Gendered aspects of privatizing force in counterinsurgent warfare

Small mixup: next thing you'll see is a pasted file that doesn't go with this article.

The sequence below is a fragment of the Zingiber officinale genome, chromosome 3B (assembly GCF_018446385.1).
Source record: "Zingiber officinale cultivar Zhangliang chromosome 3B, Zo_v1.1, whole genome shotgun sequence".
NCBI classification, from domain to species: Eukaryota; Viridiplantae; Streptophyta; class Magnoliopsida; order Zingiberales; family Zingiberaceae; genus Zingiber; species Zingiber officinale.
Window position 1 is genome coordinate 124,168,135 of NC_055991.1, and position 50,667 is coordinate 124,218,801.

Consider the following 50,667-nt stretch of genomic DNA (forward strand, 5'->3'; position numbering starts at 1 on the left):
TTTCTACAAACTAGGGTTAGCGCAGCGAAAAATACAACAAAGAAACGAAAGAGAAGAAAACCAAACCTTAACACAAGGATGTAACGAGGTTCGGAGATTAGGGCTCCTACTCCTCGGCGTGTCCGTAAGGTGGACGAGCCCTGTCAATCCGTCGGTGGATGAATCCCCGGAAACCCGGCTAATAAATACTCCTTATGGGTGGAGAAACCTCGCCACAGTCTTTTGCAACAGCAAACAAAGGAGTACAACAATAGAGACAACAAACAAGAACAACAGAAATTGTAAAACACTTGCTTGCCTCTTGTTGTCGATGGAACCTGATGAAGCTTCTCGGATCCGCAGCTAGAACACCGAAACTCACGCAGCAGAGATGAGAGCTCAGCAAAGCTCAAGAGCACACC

Women suffer in times of armed conf lict, not only as civilians who face the violence and deprivations that accompany war, but also in ways that are specifically gendered. In the 2003-13 US-led Coalition operations in Iraq, Iraqi women, who had once enjoyed some of the best legal protections in the region, found that their rights had deteriorated under the occupation. A general climate of physical insecurity, as well as security measures taken to reinforce security such as walls and checkpoints, restricted women’s movements outside of their homes (Human Rights Watch, 2003a; Human Rights Watch, 2003b; Zangana, 2010). Both Coalition forces and private contractors committed acts of sexual violence, arbitrary detention, and torture against women (Human Rights Watch, 2005; Whitcomb, 2014). The rise of religious conservatism and the inf luence of extremism also contributed to restricting women’s rights and freedom of movement. This has been heightened by the recent incursion of ISIS forces in northern Iraq, whose militants have committed acts of rape and enslavement against women (McLaughlin, 2014).